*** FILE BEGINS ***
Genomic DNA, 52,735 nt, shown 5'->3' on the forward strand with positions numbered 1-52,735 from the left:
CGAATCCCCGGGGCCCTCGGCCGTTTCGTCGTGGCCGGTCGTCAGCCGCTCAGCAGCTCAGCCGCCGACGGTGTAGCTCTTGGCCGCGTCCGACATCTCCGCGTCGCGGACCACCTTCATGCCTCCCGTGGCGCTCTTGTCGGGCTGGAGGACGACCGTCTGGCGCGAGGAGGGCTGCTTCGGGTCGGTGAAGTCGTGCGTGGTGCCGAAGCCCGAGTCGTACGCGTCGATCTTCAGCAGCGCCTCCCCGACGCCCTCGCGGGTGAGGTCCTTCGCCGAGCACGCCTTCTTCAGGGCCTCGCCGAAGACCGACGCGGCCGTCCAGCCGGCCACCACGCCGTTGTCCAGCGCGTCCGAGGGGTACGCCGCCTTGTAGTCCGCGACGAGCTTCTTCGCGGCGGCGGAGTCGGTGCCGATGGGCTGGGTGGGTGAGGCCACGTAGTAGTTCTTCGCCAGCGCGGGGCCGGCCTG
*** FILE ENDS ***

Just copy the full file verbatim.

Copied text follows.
Genomic DNA, 52,735 nt, shown 5'->3' on the forward strand with positions numbered 1-52,735 from the left:
CGAATCCCCGGGGCCCTCGGCCGTTTCGTCGTGGCCGGTCGTCAGCCGCTCAGCAGCTCAGCCGCCGACGGTGTAGCTCTTGGCCGCGTCCGACATCTCCGCGTCGCGGACCACCTTCATGCCTCCCGTGGCGCTCTTGTCGGGCTGGAGGACGACCGTCTGGCGCGAGGAGGGCTGCTTCGGGTCGGTGAAGTCGTGCGTGGTGCCGAAGCCCGAGTCGTACGCGTCGATCTTCAGCAGCGCCTCCCCGACGCCCTCGCGGGTGAGGTCCTTCGCCGAGCACGCCTTCTTCAGGGCCTCGCCGAAGACCGACGCGGCCGTCCAGCCGGCCACCACGCCGTTGTCCAGCGCGTCCGAGGGGTACGCCGCCTTGTAGTCCGCGACGAGCTTCTTCGCGGCGGCGGAGTCGGTGCCGATGGGCTGGGTGGGTGAGGCCACGTAGTAGTTCTTCGCCAGCGCGGGGCCGGCCTG